Meteors & Meteoric Fireballs (Observed Aloft)

eburacum

Papo-furado
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Aug 26, 2005
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That fireball woke me up! I live on the Devon end of the Blackdown Hills and I was woken up by a terrific rumbling / roaring sound which I thought was one of those large military planes flying very low up the valley (which we get from time to time, but never at night). Just after that there was a bright (moving) glow of light that shone in through the velux window (in our converted attic) for a couple of seconds.
This is an interesting Fortean phenomenon in itself. Sound is much slower than light, so the sound should have been several seconds after the light. But many people report the sound first, or simultaneously with the visible sighting.
 

kamalktk

Antediluvian
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Feb 5, 2011
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6,516
This is an interesting Fortean phenomenon in itself. Sound is much slower than light, so the sound should have been several seconds after the light. But many people report the sound first, or simultaneously with the visible sighting.
Most likely: It's making sound before it lights up enough to be noticable.
 

Robin

Fresh Blood
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Jul 17, 2021
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9
This is an interesting Fortean phenomenon in itself. Sound is much slower than light, so the sound should have been several seconds after the light. But many people report the sound first, or simultaneously with the visible sighting.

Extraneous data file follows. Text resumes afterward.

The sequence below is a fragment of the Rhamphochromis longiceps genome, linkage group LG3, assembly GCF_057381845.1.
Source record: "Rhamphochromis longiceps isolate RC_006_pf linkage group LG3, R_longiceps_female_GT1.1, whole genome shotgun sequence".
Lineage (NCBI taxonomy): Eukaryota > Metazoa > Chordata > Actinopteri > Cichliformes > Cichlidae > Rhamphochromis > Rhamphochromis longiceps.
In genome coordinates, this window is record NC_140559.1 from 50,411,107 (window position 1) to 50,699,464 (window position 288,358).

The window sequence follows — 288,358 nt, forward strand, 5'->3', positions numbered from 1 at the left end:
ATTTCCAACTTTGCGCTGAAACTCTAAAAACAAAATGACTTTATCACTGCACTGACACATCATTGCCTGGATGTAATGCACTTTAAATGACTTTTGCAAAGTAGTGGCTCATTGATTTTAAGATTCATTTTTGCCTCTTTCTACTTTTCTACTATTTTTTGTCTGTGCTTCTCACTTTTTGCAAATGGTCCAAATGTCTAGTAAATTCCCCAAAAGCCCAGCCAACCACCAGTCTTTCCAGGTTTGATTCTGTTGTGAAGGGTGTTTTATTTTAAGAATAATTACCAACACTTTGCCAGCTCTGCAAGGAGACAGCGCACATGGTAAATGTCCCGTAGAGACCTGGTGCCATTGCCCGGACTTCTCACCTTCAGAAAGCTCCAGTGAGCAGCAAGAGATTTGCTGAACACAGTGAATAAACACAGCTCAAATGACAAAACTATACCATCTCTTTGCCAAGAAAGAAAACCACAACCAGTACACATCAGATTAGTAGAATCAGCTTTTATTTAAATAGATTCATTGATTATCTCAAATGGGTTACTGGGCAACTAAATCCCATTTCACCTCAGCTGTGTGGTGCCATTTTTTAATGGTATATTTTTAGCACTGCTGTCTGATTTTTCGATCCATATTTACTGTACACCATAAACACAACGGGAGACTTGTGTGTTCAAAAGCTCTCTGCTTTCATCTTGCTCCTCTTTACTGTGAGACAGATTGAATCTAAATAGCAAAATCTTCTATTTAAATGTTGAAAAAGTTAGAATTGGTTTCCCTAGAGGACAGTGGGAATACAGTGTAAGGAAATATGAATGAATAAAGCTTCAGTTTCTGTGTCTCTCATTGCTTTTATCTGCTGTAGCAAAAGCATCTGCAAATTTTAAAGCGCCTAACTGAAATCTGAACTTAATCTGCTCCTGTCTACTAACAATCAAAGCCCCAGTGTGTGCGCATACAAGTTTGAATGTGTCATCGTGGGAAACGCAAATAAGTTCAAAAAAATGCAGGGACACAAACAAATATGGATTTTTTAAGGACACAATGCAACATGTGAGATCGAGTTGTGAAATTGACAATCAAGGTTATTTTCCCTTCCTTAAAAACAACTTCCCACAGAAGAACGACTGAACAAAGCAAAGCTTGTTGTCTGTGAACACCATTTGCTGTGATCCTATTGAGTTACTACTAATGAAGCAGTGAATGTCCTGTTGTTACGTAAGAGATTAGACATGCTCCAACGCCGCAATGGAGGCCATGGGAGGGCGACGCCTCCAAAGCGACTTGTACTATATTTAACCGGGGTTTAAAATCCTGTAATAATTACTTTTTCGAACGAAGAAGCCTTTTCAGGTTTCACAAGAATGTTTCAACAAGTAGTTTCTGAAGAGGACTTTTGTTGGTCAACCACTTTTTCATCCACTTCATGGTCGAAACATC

Yes that's a very good point and something I've been thinking about since my first post. It only occurred to me after I posted my experience that it was a bit strange that the sound had come first, when you would expect it to come after (like with lightning and thunder).

All I actually remember is being woken up by that noise and then after that seeing the unusual light. I can't remember exactly how long it was after the sound that the light appeared but it was soon after (but not immediately).

What I do know is the sound definitely came first because that's what woke me up.
 

EnolaGaia

I knew the job was dangerous when I took it ...
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Jul 19, 2004
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An incoming meteor / fireball big enough and near enough to hear will track for a long time across the sky. The sound you initially heard came from earlier in its flight.

Some years ago I (along with my then-wife and another couple) were camping atop a mountain. That night we were sitting on a scenic rock outcropping that allowed us a vista extending for dozens of miles. We saw a bolide approaching from the south and watched it until it disappeared from sight at the northern horizon. About halfway along its whole-sky trajectory the bolide exploded into 3 or 4 fiery chunks. The chunks that remained visible made it all the way to the northern horizon before the really loud percussive blast from the mid-course breakup arrived something like 15 seconds after it happened (I was counting the seconds). Anyone who'd heard the dramatic boom first would have had the opportunity to look up and see the still-flaming remnants of the bolide.
 
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